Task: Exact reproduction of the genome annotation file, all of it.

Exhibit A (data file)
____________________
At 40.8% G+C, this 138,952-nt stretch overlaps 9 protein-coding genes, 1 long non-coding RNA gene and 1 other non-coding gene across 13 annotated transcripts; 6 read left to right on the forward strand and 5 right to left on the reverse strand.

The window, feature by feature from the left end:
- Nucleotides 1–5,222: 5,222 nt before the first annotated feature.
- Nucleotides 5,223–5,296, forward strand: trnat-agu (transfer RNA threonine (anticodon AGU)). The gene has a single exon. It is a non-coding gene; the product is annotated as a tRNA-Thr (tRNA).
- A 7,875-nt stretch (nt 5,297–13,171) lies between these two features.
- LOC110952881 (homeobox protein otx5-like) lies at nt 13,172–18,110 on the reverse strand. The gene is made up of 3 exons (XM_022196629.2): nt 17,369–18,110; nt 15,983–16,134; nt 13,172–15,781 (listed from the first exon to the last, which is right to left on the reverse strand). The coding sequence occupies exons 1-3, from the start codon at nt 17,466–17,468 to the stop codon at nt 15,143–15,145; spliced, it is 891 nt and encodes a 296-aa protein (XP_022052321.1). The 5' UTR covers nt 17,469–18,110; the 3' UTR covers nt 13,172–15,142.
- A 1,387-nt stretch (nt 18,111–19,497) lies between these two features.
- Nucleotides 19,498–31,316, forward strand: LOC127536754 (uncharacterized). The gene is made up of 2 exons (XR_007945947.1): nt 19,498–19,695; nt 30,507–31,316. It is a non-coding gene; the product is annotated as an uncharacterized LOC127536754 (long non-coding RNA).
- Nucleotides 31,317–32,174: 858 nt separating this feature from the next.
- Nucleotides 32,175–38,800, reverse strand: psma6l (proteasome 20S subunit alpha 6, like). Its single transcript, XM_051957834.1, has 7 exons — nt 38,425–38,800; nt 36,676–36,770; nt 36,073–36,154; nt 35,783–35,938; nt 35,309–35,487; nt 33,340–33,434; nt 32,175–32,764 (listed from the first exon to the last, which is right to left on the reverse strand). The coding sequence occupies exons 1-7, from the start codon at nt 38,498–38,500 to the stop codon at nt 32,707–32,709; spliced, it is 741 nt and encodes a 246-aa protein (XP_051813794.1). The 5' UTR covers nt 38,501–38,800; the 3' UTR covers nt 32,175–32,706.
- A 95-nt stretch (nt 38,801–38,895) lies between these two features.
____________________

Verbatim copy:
At 40.8% G+C, this 138,952-nt stretch overlaps 9 protein-coding genes, 1 long non-coding RNA gene and 1 other non-coding gene across 13 annotated transcripts; 6 read left to right on the forward strand and 5 right to left on the reverse strand.

The window, feature by feature from the left end:
- Nucleotides 1–5,222: 5,222 nt before the first annotated feature.
- Nucleotides 5,223–5,296, forward strand: trnat-agu (transfer RNA threonine (anticodon AGU)). The gene has a single exon. It is a non-coding gene; the product is annotated as a tRNA-Thr (tRNA).
- A 7,875-nt stretch (nt 5,297–13,171) lies between these two features.
- LOC110952881 (homeobox protein otx5-like) lies at nt 13,172–18,110 on the reverse strand. The gene is made up of 3 exons (XM_022196629.2): nt 17,369–18,110; nt 15,983–16,134; nt 13,172–15,781 (listed from the first exon to the last, which is right to left on the reverse strand). The coding sequence occupies exons 1-3, from the start codon at nt 17,466–17,468 to the stop codon at nt 15,143–15,145; spliced, it is 891 nt and encodes a 296-aa protein (XP_022052321.1). The 5' UTR covers nt 17,469–18,110; the 3' UTR covers nt 13,172–15,142.
- A 1,387-nt stretch (nt 18,111–19,497) lies between these two features.
- Nucleotides 19,498–31,316, forward strand: LOC127536754 (uncharacterized). The gene is made up of 2 exons (XR_007945947.1): nt 19,498–19,695; nt 30,507–31,316. It is a non-coding gene; the product is annotated as an uncharacterized LOC127536754 (long non-coding RNA).
- Nucleotides 31,317–32,174: 858 nt separating this feature from the next.
- Nucleotides 32,175–38,800, reverse strand: psma6l (proteasome 20S subunit alpha 6, like). Its single transcript, XM_051957834.1, has 7 exons — nt 38,425–38,800; nt 36,676–36,770; nt 36,073–36,154; nt 35,783–35,938; nt 35,309–35,487; nt 33,340–33,434; nt 32,175–32,764 (listed from the first exon to the last, which is right to left on the reverse strand). The coding sequence occupies exons 1-7, from the start codon at nt 38,498–38,500 to the stop codon at nt 32,707–32,709; spliced, it is 741 nt and encodes a 246-aa protein (XP_051813794.1). The 5' UTR covers nt 38,501–38,800; the 3' UTR covers nt 32,175–32,706.
- A 95-nt stretch (nt 38,801–38,895) lies between these two features.